PR pros tend to be wordy people, and we all have our favorites. Here are some of ours. You may not be able to drop them into your next client press release, but if they fill the bill without making you look like a sesquipedalian (given to or characterized by the use of long words), go for it!
Mondegreen – If you hear, “here we are now/ in containers” instead of “entertain us” when you listen to Nirvana’s “Smells Like Teen Spirit,” you have experienced the phenomenon of “mondegreen.” Mondegreen is mishearing or misinterpreting a phrase as a result of near-homophony, in a way that gives it a new meaning. It’s most commonly applied to a line in a poem or a song lyric. Writer Sylvia Wright coined the term in her essay “The Death of Lady Mondegreen,” published in Harper’s Magazine in November 1954, and there are some very funny examples found here.
Disemvowel – A delicious take-off on “disembowel”! If this is how you text, you are disemvoweling: “pln 2 mt @ gt 12,” or removing vowels from text when writing it electronically, especially as a way of typing more quickly (or disguising offensive words).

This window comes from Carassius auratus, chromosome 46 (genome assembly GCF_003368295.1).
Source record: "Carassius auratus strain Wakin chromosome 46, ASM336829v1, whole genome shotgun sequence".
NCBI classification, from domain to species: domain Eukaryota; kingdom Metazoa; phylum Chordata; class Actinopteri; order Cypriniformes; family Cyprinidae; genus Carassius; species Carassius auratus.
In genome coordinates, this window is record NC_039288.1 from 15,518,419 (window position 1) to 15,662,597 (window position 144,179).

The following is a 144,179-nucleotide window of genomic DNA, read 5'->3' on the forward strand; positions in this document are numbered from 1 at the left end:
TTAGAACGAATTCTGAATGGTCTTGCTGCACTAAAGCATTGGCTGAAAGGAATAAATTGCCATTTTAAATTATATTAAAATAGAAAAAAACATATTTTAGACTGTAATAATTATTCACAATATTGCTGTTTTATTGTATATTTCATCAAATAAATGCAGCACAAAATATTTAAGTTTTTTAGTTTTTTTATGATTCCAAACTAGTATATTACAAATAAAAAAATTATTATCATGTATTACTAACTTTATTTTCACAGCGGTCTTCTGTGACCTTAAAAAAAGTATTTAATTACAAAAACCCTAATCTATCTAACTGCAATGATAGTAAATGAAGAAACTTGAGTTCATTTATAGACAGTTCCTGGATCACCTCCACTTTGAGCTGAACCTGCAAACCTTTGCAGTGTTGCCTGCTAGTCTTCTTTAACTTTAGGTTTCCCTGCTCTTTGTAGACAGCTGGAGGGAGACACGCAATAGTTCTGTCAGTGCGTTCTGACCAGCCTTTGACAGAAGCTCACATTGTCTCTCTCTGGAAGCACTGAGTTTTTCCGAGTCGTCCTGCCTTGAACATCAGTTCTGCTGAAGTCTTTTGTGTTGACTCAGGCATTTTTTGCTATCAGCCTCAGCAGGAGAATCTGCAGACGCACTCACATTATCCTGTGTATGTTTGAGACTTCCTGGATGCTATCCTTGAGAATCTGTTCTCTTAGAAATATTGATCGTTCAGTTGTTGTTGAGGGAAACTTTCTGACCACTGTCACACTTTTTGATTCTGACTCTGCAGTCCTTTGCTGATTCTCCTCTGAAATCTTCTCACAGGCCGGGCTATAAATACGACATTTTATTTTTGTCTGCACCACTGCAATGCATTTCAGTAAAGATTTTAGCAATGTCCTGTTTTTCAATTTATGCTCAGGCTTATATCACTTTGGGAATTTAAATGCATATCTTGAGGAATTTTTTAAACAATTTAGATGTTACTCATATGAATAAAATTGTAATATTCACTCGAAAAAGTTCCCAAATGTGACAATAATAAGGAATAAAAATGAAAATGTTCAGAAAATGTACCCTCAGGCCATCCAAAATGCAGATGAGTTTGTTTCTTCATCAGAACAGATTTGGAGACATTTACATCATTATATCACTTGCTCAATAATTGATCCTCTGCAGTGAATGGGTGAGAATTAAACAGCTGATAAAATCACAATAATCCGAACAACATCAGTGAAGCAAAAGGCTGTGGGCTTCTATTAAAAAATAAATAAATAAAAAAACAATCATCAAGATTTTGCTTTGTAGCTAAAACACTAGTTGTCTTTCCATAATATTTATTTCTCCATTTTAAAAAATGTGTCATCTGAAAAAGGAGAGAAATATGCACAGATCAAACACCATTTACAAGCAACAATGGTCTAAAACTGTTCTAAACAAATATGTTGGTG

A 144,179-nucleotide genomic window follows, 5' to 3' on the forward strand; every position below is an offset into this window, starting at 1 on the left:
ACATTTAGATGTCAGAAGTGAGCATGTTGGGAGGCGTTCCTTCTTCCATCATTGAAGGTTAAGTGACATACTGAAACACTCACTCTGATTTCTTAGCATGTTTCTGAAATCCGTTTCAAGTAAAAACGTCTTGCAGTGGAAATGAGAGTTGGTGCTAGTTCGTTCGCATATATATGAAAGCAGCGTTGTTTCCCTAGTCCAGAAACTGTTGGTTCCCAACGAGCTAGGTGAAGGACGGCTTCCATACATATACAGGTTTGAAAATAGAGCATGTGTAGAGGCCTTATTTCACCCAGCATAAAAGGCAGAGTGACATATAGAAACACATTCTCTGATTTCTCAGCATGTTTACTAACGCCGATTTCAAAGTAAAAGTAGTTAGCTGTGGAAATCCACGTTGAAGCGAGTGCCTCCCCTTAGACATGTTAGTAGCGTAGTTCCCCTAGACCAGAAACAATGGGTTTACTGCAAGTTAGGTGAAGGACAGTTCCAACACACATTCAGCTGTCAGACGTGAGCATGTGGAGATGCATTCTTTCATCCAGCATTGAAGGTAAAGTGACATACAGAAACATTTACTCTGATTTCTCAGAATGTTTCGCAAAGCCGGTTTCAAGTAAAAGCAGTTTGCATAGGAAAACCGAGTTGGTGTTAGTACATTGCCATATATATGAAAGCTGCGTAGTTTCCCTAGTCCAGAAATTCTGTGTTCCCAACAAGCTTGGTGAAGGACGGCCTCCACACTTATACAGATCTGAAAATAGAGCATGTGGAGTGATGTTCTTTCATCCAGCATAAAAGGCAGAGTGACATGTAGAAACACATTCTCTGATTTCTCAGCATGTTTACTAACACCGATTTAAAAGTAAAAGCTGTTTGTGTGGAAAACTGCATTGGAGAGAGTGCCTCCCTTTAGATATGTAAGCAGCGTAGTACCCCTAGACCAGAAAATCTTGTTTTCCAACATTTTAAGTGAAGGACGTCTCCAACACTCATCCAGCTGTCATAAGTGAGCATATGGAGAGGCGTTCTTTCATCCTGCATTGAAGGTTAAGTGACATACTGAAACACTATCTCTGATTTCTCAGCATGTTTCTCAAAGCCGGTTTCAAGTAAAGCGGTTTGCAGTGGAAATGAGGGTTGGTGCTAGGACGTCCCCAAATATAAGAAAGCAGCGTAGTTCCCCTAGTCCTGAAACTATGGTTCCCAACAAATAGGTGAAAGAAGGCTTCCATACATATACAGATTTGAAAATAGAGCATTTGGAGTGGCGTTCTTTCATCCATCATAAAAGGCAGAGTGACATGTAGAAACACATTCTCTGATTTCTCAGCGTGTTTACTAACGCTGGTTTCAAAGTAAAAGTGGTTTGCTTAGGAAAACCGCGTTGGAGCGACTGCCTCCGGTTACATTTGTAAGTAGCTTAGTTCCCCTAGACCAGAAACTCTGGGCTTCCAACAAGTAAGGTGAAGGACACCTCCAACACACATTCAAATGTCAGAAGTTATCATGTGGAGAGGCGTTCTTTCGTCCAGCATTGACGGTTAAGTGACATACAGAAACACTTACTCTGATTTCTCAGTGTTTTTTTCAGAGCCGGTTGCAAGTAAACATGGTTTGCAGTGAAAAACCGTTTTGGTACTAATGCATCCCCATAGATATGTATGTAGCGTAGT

Skeuomorph – A great word even without a definition. The etymology suggests some kind of strange change, and in fact, a skeuomorph is a physical ornament or design on an object made to resemble another material or technique. Examples include software calendar applications that resemble a paper desk calendar or “simulated woodgrain paneling” on a car.
Tartle – This is a terrifically onomatopoetic word for that panicky hesitation before you introduce someone whose name you can’t quite remember.
Mumpsimus – If you are George W. Bush and you’ve been told countless times how to pronounce “nuclear,” yet still mispronounce it, you suffer from mumpsimus, an adherence to or persistence in an erroneous use of language, memorization, practice, or belief, either out of habit or sheer obstinacy.
Got any impressive vocabulary you’d like to share? Do so in the comments!